Is Convertible Debt a Substitute for Straight Debt or
for Common Equity?
Craig M. Lewis
Owen Graduate School of Management
Nashville, TN 37203
Richard J. Rogalski
Amos Tuck School of Business
Hanover, NH 03755
James K. Seward
Graduate School of Business
University of Wisconsin-Madison
Madison, WI 53706
*The authors thank Kooyul Jung, Yong-Cheol Kim and Rene Stulz for providing their equity and debt security offer data set. They also thank seminar participants at Miami, Vanderbilt and Wisconsin, the 1999 American Finance Association Meeting, the 1999 European Finance Management Association meeting,; especially Espen Eckbo, Wayne Mikkelson, David Parsley and Hans Stoll for their helpful comments. Sarah Leonard provided expert data management assistance.
This paper examines the ability of the risk-shifting hypothesis and the backdoor equity hypothesis to explain firms’ decisions to issue convertible debt. Using a security choice model that incorporates pre-offer issue, issuer, and macroeconomic information, we document significant variation in the market reaction to new convertible debt issues depending on whether investors expect the motivation for issuance to be asset substitution or asymmetric information. Our results suggest that both motives explain the use and design of convertible debt. Some firms issue convertible debt instead of straight debt to mitigate the costs of bondholder/stockholder agency conflicts. Other issuers use convertible debt instead of common equity to reduce the costs of adverse selection. Thus, in contrast to standard securities like straight debt or common equity, which solve some financing problems but exacerbate others, hybrid securities such as convertible debt are seen as providing a more flexible funding choice that can solve conflicting financing problems.
Financial economists study the security issue decision to understand more fully why firms choose to issue a particular security and how investors in financial markets react to that choice. The research documents several results about investor reaction to the announcement of convertible debt security offers. First, price reactions to convertible debt security offer announcements are negative and statistically significant. Second, the average price reaction to convertible debt security offer announcements lies between the average price reactions to common equity and straight debt security offer announcements. Since existing research has been unsuccessful in identifying factors that explain these announcement period results, there is little definitive empirical evidence that explains either the convertible debt issuance decision or investor reactions to the issuance decision.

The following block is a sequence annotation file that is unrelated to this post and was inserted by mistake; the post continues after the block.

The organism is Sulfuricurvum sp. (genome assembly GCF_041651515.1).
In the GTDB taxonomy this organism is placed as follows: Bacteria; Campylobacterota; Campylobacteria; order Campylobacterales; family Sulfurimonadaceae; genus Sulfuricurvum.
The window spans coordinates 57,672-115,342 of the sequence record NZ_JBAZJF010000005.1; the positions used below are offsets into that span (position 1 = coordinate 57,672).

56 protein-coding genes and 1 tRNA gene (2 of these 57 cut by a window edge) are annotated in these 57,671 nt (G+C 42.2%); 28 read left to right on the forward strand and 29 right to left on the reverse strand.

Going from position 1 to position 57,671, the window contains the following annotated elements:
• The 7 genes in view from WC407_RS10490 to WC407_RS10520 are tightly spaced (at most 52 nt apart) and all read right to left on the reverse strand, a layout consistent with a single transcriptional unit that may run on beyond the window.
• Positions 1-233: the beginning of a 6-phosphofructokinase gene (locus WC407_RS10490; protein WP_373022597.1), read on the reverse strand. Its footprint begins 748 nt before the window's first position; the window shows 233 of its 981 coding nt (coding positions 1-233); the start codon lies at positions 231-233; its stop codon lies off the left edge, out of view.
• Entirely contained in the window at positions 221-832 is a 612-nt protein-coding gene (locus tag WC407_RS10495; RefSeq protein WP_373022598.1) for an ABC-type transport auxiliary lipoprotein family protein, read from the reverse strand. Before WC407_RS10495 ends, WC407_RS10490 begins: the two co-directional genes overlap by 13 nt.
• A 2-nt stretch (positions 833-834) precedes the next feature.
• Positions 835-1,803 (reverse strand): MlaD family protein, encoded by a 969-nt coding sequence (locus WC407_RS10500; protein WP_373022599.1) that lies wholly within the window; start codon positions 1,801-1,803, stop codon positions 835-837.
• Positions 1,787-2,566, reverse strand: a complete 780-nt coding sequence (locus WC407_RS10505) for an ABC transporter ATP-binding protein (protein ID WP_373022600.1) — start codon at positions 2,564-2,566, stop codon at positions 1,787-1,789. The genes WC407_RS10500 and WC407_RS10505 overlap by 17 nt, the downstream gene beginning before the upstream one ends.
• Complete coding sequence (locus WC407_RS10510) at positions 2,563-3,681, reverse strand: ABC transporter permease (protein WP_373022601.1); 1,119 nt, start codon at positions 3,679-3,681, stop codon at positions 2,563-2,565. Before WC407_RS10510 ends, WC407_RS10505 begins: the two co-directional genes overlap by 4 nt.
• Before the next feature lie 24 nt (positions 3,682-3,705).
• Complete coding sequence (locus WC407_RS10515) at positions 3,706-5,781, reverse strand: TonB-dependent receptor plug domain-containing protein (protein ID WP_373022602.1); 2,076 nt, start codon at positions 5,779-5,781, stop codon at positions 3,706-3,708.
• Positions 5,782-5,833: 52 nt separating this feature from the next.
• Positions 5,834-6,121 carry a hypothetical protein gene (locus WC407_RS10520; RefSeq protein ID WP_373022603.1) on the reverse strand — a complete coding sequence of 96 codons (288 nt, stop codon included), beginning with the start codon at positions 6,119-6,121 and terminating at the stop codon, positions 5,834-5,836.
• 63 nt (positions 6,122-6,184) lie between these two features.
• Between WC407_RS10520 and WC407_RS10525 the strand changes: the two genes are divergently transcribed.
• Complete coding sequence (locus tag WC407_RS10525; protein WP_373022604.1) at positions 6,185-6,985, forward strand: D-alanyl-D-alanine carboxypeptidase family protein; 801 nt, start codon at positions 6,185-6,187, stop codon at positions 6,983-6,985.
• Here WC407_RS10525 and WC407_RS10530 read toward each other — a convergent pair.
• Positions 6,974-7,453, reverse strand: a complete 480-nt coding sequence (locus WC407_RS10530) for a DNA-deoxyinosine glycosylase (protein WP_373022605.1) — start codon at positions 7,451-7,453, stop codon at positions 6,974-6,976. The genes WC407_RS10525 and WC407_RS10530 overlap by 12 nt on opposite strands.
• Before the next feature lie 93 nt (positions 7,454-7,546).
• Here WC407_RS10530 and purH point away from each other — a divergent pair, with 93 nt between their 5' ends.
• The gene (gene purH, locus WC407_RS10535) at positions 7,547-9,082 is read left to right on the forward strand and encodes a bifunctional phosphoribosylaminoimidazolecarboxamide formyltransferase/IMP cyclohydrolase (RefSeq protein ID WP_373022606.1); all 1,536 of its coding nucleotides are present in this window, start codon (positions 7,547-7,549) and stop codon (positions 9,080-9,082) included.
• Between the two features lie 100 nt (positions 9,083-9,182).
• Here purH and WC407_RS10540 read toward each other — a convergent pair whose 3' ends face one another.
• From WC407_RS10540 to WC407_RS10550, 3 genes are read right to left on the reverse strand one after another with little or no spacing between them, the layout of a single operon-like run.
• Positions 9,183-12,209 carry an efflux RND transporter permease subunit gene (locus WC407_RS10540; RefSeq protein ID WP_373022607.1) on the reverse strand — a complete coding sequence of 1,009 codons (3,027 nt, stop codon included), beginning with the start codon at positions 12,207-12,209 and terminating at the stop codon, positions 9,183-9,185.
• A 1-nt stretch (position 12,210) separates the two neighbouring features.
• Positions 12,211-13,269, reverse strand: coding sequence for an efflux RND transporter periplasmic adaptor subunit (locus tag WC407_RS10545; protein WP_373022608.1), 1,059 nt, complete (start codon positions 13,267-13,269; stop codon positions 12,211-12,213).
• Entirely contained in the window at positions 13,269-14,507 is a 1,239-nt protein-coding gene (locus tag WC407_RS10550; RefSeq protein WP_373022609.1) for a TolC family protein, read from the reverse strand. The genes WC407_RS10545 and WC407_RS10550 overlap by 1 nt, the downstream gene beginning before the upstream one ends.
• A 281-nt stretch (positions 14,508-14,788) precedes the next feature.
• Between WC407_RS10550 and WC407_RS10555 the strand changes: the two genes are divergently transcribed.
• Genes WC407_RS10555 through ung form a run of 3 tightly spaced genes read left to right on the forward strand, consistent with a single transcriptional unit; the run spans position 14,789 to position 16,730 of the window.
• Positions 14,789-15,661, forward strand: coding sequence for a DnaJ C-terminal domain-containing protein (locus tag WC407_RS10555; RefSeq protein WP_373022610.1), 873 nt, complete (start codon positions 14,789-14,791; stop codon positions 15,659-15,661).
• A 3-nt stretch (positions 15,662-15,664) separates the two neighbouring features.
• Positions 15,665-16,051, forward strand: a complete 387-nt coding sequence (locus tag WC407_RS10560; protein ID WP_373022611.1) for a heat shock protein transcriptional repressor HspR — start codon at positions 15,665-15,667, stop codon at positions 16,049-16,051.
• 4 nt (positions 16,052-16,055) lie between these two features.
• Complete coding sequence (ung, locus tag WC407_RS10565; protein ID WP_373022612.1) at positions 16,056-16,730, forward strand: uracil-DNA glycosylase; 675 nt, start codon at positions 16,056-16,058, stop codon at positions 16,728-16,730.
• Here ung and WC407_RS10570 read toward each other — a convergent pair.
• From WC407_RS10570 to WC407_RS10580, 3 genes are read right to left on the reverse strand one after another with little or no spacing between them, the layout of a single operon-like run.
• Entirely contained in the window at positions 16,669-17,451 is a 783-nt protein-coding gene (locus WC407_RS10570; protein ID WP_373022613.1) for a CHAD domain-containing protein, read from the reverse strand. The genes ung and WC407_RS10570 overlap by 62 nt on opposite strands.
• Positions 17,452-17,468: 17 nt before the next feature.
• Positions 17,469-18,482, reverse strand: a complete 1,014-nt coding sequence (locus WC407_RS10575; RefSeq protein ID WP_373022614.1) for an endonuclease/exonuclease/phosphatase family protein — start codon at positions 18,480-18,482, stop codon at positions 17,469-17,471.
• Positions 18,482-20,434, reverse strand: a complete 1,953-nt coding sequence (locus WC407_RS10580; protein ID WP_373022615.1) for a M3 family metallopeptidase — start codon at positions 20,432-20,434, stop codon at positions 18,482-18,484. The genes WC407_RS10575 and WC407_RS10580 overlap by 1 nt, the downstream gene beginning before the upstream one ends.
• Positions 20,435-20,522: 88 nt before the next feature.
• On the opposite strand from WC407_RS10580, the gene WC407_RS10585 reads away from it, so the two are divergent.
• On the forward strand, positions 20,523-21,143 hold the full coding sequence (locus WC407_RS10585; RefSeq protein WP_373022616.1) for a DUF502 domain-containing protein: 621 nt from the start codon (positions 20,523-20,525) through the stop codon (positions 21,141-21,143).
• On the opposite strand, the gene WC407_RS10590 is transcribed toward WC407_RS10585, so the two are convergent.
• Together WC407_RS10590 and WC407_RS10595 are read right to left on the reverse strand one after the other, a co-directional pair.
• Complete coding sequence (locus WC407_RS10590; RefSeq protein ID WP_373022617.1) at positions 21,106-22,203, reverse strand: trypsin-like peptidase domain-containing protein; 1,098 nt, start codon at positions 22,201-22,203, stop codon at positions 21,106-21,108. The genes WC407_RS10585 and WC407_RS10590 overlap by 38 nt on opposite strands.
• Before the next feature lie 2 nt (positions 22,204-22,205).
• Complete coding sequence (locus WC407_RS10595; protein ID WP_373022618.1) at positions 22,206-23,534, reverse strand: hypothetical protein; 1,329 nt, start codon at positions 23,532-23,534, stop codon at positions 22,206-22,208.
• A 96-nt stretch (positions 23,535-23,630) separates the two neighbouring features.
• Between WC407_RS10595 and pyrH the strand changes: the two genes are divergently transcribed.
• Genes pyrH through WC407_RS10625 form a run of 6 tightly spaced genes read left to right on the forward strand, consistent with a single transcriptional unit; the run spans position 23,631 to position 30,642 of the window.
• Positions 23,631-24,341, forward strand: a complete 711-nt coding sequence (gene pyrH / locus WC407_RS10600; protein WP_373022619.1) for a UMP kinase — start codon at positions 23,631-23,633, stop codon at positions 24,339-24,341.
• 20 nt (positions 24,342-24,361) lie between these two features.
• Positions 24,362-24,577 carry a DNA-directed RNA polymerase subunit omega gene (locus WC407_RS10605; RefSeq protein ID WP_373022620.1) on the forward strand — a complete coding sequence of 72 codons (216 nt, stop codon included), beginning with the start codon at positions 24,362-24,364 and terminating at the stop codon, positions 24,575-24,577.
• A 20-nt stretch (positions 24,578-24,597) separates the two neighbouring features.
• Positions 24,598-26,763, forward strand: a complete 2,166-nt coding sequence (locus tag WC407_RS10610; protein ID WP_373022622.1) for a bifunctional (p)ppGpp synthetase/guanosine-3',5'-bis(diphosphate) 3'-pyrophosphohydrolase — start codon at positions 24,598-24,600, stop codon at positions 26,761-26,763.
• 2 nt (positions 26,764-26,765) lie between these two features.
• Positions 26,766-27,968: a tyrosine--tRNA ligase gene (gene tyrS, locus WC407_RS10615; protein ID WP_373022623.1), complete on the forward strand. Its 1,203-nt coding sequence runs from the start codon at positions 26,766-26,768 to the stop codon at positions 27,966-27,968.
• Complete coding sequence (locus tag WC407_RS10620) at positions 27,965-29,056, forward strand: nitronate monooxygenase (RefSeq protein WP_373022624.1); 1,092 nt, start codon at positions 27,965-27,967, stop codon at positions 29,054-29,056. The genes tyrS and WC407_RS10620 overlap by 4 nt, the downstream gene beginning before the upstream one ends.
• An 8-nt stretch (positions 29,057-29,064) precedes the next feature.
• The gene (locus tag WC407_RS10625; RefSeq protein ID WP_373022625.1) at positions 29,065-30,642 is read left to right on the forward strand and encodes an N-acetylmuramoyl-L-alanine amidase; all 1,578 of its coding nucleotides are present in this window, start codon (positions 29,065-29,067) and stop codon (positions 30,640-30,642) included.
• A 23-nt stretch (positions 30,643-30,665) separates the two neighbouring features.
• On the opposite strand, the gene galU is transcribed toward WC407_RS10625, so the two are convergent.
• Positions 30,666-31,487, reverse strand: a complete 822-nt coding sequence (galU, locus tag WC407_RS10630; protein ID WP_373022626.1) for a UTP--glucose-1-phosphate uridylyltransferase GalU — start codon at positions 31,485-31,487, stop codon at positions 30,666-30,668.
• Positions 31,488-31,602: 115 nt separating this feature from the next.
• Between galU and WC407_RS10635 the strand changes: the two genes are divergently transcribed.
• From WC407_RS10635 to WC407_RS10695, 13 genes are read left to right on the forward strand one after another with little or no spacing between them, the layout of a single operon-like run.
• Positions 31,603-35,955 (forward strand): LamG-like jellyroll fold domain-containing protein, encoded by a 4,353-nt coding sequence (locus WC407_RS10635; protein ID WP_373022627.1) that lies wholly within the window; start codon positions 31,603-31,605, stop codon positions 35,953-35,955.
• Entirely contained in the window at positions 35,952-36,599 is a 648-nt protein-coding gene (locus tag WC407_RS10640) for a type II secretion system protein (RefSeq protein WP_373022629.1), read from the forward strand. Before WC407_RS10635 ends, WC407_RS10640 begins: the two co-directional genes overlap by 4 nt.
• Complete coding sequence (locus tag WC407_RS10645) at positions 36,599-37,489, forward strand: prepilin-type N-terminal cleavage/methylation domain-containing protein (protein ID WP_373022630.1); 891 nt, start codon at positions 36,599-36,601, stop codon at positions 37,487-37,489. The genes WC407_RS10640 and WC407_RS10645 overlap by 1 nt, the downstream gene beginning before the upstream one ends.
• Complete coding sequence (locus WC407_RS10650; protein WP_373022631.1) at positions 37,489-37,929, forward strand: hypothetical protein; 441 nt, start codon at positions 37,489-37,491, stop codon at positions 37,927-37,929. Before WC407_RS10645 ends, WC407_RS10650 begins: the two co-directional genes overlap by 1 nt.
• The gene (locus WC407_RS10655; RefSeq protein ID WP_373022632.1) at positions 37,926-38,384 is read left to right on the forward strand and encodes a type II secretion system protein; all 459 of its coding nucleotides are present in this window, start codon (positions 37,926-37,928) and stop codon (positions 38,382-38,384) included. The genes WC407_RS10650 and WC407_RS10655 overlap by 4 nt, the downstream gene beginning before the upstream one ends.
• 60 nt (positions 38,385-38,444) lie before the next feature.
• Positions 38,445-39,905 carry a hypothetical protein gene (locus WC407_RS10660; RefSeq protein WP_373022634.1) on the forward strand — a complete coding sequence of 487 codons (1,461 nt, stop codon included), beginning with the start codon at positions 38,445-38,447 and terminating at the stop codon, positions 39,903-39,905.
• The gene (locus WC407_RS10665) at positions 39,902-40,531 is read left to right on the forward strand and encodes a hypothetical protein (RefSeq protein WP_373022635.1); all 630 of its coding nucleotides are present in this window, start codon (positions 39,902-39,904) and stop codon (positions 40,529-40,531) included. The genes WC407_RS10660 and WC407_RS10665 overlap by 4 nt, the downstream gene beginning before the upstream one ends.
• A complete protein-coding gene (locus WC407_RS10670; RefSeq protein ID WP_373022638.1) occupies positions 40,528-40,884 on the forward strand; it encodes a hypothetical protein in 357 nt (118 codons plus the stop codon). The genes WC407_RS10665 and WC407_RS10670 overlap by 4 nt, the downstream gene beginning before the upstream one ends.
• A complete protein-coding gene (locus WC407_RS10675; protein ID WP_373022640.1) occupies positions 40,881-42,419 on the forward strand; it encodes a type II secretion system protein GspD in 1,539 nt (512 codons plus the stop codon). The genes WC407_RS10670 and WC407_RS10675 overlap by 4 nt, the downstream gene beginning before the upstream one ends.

The purpose of this paper is twofold. The first is an examination of the decision to raise capital using a hybrid security like convertible debt rather than a standard security like straight debt or common equity. Existing research suggests that the choice between straight debt and common equity is partially predictable. We extend this literature by proposing and implementing a security choice model that includes non-standard security choices like convertible debt. Our results indicate that pre-offer issue, issuer, and macroeconomic information can reliably explain issue choices.
Our second objective is to re-examine the information content of convertible debt security offer announcements. This is important because, even though existing studies have demonstrated a significantly negative stock price reaction to convertible debt offerings (Dann and Mikkelson, (1984) and Eckbo, (1986)), they fail to document a significant cross-sectional relation between excess returns and firm specific explanatory variables. Recent research suggests that investor reaction to straight debt announcements can be explained by the partial anticipation of the offer (see, e.g., Chaplinsky and Hansen,...
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